THE ROUSING OF ACHILLES
 Fierce had been the fight before Patroclus
died. More fiercely yet it raged when he
From his body did Hector take the arms
of Achilles, and the dead Patroclus would
the Trojans fain have dragged to their city,
there to bring shame to him and to all the
But for him fought the Greeks, until the
earth was wet with blood and the very skies
echoed the clang of battle.
To Achilles came Antilochos, a messenger
fleet of foot.
'Fallen is Patroclus!' he cried, 'and around
his naked body do they fight, for his armour
is held by Hector.'
Then did Achilles moan aloud. On the
 ground he lay, and in his hair he poured
black ashes. And the sound of his terrible
lament was heard by his mother, Thetis, the
goddess, as she sat in her palace down under
the depths of the green sea.
Up from under the waves swiftly came she
to Achilles, and tenderly did she listen while
he poured forth to her the tale of the death
of his dear comrade.
Then said Thetis:
'Not long, methinks, shall Hector glory in
the armour that was thine, for Death presseth
hard upon him. Go not forth to battle, my
son, until I return, bearing with me new and
fair armour for thee.'
But when Thetis had departed, to Achilles
in his sorrow came Iris, fair messenger of
'Unto windy Ilios will the Trojans drag
the body of Patroclus unless thou comest
now. Thou needst not fight, Achilles, only
show thyself to the men of Troy, for sore is
the need of Patroclus thy friend.'
Then, all unarmed, did Achilles go forth,
and stood beside the trench. With a mighty
 voice he shouted, and at the sound of his
voice terror fell upon the Trojans.
Backward in flight they went, and from among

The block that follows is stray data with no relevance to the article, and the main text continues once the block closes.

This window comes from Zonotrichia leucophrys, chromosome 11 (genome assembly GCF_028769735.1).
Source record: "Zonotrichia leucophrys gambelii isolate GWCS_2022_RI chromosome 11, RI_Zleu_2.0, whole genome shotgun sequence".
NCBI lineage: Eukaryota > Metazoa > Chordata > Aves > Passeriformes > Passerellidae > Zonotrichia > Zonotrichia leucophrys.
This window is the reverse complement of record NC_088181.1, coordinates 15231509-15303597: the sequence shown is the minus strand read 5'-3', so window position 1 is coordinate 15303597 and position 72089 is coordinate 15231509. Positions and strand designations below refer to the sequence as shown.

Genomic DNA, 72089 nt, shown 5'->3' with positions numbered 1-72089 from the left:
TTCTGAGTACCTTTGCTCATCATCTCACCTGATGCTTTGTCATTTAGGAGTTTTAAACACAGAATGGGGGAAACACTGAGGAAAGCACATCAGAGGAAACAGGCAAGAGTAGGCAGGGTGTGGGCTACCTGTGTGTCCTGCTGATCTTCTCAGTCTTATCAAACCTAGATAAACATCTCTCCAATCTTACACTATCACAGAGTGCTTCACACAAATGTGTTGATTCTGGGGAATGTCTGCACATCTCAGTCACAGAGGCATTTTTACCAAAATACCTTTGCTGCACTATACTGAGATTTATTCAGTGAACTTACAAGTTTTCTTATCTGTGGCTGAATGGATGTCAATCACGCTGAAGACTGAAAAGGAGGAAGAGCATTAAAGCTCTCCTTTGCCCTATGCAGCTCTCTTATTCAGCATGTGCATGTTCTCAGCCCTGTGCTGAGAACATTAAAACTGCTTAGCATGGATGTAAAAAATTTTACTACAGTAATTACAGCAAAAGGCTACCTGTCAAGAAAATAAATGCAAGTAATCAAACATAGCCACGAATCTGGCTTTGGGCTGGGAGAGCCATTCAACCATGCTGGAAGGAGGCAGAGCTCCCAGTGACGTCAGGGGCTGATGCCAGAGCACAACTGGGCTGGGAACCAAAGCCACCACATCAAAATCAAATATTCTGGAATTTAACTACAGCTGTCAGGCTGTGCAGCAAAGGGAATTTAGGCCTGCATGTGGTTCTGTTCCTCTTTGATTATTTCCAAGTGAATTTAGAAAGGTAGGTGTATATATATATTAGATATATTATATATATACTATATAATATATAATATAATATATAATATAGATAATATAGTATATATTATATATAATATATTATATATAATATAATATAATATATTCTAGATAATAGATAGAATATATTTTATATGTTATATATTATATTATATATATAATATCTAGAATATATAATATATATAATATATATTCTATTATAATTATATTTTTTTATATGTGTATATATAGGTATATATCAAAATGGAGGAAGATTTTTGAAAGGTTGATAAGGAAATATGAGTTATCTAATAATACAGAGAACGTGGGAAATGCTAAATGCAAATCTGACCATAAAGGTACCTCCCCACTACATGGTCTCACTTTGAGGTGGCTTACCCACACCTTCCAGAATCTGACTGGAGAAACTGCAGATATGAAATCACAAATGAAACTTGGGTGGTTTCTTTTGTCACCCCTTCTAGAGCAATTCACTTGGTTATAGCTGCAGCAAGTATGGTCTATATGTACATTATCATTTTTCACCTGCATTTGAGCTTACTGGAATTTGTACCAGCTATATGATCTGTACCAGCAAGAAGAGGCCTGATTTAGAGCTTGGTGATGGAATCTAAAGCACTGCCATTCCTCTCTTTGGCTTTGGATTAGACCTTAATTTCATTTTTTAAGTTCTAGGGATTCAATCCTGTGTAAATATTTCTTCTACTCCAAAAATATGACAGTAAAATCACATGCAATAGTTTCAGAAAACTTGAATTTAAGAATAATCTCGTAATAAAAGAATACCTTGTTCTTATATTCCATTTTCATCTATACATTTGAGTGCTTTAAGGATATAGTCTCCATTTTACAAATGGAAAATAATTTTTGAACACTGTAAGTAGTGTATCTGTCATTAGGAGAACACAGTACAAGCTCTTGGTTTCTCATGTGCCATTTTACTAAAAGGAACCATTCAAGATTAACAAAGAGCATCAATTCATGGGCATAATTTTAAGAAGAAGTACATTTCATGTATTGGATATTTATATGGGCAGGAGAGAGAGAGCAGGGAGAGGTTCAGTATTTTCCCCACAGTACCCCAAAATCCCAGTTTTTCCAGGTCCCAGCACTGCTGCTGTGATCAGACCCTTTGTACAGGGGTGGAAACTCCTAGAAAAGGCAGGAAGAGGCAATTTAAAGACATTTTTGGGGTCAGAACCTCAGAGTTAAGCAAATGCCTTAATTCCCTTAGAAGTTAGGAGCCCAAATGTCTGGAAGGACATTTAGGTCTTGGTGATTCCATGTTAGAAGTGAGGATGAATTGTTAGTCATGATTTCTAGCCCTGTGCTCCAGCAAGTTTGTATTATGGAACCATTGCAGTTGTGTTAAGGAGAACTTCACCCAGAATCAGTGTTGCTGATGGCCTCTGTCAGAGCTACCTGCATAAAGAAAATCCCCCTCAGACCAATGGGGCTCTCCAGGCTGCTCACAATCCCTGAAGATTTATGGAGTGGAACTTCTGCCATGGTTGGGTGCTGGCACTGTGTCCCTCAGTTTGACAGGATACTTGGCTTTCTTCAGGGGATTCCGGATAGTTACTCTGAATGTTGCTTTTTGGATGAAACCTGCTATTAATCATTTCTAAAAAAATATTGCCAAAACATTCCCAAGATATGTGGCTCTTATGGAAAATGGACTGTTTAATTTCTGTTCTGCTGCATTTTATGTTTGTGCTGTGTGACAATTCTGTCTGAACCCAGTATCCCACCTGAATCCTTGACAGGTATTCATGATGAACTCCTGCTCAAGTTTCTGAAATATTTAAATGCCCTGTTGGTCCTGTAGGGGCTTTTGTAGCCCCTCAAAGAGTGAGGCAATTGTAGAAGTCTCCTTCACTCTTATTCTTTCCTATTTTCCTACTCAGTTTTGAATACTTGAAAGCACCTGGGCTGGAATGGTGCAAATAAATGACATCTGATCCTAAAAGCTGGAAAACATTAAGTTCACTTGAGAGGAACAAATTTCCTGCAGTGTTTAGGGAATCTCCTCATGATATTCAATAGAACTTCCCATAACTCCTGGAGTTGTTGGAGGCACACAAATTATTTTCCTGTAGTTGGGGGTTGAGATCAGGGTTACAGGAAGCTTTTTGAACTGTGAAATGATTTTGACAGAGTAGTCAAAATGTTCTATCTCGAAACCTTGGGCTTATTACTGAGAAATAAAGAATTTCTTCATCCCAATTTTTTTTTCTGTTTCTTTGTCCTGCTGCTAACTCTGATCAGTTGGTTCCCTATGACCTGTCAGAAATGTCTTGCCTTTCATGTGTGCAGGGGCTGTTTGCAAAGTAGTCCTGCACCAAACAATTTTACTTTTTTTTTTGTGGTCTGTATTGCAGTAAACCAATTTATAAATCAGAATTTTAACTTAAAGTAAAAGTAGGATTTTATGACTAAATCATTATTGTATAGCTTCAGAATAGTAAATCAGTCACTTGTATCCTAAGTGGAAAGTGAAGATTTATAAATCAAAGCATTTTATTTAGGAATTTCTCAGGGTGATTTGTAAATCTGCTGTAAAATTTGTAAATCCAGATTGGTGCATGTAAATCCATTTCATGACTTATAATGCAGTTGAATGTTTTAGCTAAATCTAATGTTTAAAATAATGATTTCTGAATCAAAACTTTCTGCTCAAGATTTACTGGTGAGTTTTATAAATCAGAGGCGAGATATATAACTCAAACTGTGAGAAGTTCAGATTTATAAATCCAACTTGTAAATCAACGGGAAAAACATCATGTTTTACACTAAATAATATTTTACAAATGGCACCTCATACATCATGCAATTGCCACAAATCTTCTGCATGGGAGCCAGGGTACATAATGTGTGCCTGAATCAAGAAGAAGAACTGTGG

the dead did the Greeks draw the body
of Patroclus, and hot were the tears that
Achilles shed for the friend whom he had
sent forth to battle.
All that night, in the house of the
Immortals, resounded the clang of hammer on
anvil as Hephaistus, the lame god, fashioned
new arms for Achilles.
Bronze and silver and gold he threw in his
fire, and golden handmaidens helped their
master to wield the great bellows and to
send on the crucibles blasts that made the
ruddy flames dance.
No fairer shield was ever borne by man
than that which Hephaistus made for Achilles.
For him also he wrought a corslet brighter
than a flame of fire, and a helmet with a
And in the morning light did Thetis dart
down from snowy Olympus, bearing in her
arms the splendid gift of a god.
Glad was Achilles as he put on the armour,
 and terrible was his war-cry as he roused the
Greek warriors. No man, however sore his
wounds, held back when the voice of Achilles
called him to the fight once again. Wounded
was Agamemnon, overlord of the Greeks,
but forth also came he. And there, while
the sun rose on many a warrior who would
fight no more, did Achilles and Agamemnon
speak as friends once again, their long strife
Hungry for war, with Achilles as their
leader, did the Greeks then meet the Trojans
on the plain. And as a fierce fire rages
through the forest, its flames driven by the
wind, so did Achilles in his wrath drive
through the host of Troy.
Down to the Scamander he drove the
fleeing Trojans, and the water reddened with
blood, as he smote and spared not.
Merciless was Achilles; pitilessly did he
exult as one brave man after another was
sent by him to dye red the swift flood of the
At length, at his lack of mercy, did even
the river grow wrathful.
 'Choked is my stream with dead men!'
it cried, 'and still thou slayest!'
But when Achilles heeded not, in fierce
flood the river uprose against him, sweeping
the slain before it, and in furious spate
seeking to destroy Achilles. But as its